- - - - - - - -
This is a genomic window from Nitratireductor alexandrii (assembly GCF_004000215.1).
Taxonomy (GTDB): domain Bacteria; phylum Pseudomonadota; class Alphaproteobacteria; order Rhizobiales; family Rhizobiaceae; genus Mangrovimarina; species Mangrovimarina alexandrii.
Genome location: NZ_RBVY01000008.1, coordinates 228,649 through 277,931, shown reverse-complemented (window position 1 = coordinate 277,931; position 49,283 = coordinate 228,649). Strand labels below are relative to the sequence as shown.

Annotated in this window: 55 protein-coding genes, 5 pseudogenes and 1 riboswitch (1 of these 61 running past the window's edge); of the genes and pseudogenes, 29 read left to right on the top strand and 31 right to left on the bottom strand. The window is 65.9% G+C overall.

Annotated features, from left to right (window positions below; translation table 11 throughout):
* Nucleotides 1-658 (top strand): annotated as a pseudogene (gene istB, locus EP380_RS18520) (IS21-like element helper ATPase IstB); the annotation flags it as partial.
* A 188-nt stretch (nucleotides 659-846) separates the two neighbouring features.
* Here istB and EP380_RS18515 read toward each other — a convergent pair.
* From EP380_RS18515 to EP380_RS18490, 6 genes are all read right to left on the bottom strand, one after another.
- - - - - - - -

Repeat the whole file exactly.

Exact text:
This is a genomic window from Nitratireductor alexandrii (assembly GCF_004000215.1).
Taxonomy (GTDB): domain Bacteria; phylum Pseudomonadota; class Alphaproteobacteria; order Rhizobiales; family Rhizobiaceae; genus Mangrovimarina; species Mangrovimarina alexandrii.
Genome location: NZ_RBVY01000008.1, coordinates 228,649 through 277,931, shown reverse-complemented (window position 1 = coordinate 277,931; position 49,283 = coordinate 228,649). Strand labels below are relative to the sequence as shown.

Annotated in this window: 55 protein-coding genes, 5 pseudogenes and 1 riboswitch (1 of these 61 running past the window's edge); of the genes and pseudogenes, 29 read left to right on the top strand and 31 right to left on the bottom strand. The window is 65.9% G+C overall.

Annotated features, from left to right (window positions below; translation table 11 throughout):
* Nucleotides 1-658 (top strand): annotated as a pseudogene (gene istB, locus EP380_RS18520) (IS21-like element helper ATPase IstB); the annotation flags it as partial.
* A 188-nt stretch (nucleotides 659-846) separates the two neighbouring features.
* Here istB and EP380_RS18515 read toward each other — a convergent pair.
* From EP380_RS18515 to EP380_RS18490, 6 genes are all read right to left on the bottom strand, one after another.